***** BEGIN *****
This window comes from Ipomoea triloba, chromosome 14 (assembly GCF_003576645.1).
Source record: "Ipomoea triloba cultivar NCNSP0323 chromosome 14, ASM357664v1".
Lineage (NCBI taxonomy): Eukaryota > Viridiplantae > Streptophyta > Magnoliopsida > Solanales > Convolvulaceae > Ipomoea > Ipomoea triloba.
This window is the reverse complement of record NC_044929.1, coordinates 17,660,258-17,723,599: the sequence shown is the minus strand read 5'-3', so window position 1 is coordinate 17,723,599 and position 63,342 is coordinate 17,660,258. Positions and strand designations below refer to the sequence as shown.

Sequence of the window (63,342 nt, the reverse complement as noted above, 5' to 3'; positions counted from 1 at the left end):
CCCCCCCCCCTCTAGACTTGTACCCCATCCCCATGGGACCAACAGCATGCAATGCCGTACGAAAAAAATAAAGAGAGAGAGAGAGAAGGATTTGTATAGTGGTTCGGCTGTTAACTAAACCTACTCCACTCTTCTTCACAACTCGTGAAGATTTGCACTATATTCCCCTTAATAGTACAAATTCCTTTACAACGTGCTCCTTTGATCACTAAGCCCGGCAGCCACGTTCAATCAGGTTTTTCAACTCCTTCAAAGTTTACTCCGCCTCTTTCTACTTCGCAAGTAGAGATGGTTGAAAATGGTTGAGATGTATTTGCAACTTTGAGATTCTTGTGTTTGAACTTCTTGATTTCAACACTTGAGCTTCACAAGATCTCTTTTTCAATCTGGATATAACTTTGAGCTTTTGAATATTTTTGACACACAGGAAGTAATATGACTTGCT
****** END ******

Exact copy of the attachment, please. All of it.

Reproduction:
This window comes from Ipomoea triloba, chromosome 14 (assembly GCF_003576645.1).
Source record: "Ipomoea triloba cultivar NCNSP0323 chromosome 14, ASM357664v1".
Lineage (NCBI taxonomy): Eukaryota > Viridiplantae > Streptophyta > Magnoliopsida > Solanales > Convolvulaceae > Ipomoea > Ipomoea triloba.
This window is the reverse complement of record NC_044929.1, coordinates 17,660,258-17,723,599: the sequence shown is the minus strand read 5'-3', so window position 1 is coordinate 17,723,599 and position 63,342 is coordinate 17,660,258. Positions and strand designations below refer to the sequence as shown.

Sequence of the window (63,342 nt, the reverse complement as noted above, 5' to 3'; positions counted from 1 at the left end):
CCCCCCCCCCTCTAGACTTGTACCCCATCCCCATGGGACCAACAGCATGCAATGCCGTACGAAAAAAATAAAGAGAGAGAGAGAGAAGGATTTGTATAGTGGTTCGGCTGTTAACTAAACCTACTCCACTCTTCTTCACAACTCGTGAAGATTTGCACTATATTCCCCTTAATAGTACAAATTCCTTTACAACGTGCTCCTTTGATCACTAAGCCCGGCAGCCACGTTCAATCAGGTTTTTCAACTCCTTCAAAGTTTACTCCGCCTCTTTCTACTTCGCAAGTAGAGATGGTTGAAAATGGTTGAGATGTATTTGCAACTTTGAGATTCTTGTGTTTGAACTTCTTGATTTCAACACTTGAGCTTCACAAGATCTCTTTTTCAATCTGGATATAACTTTGAGCTTTTGAATATTTTTGACACACAGGAAGTAATATGACTTGCT